Man, in his sinfulness, will go to any length to excuse himself for what he has become. One of the favorite hobbies of modern man is to push the blame for the problems of the world onto God. In his essay, “God in the Dock,” C. S. Lewis describes this attitude:
The ancient man approached God (or even the gods) as the accused person approaches his judge. For the modern man the roles are reversed. He is the judge; God is in the dock. He is quite a kindly judge; if God should have a reasonable defence for being the god who permits war, poverty and disease, he is ready to listen to it. The trial may even end in God’s acquittal. But the important thing is that Man is on the Bench and God in the Dock.
This all stems, as I said, from the desire to ignore our sinfulness, or at least to downplay it. God is the one who must explain Himself to us, not the other way around. In The Problem of Pain, Lewis puts it this way:
When we merely say that we are bad, the “wrath” of God seems a barbarous doctrine; as soon as we perceive our badness, it appears inevitable, a mere corollary from God’s goodness.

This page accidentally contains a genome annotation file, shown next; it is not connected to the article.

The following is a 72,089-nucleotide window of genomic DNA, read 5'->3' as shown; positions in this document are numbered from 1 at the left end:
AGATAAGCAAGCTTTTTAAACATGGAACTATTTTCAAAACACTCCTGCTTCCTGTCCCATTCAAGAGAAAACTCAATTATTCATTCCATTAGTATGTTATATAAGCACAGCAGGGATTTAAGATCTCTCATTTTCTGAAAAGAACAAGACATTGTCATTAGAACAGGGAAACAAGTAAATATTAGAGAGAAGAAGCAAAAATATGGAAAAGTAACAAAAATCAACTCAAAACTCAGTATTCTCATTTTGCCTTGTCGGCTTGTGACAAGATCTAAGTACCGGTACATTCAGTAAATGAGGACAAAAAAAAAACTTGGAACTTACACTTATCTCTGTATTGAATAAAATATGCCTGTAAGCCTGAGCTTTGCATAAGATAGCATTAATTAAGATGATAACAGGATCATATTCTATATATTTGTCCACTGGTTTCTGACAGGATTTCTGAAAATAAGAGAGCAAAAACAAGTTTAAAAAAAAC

Once we come to grips with the fact that our sinfulness deserves divine punishment, we can see clearly for the first time that God is just in His judgments on sin. Moreover, once we realize the enormity of the consequences of sin on ourselves and those we affect by our utter selfishness, we come to understand that judgment is an outgrowth of His love. His wrath falls on sin because it is so destructive. We deserve His wrath.
That’s what makes the cross of Christ so essential. Even though we deserve nothing but judgment, we are offered the gift of a restored relationship with the Creator. We should be so humbled by that expression of love that we lay down our arms, cease to become rebels against His kingdom, and join with Him in helping others find that restored relationship. Gratitude should be the hallmark of our lives from that point on.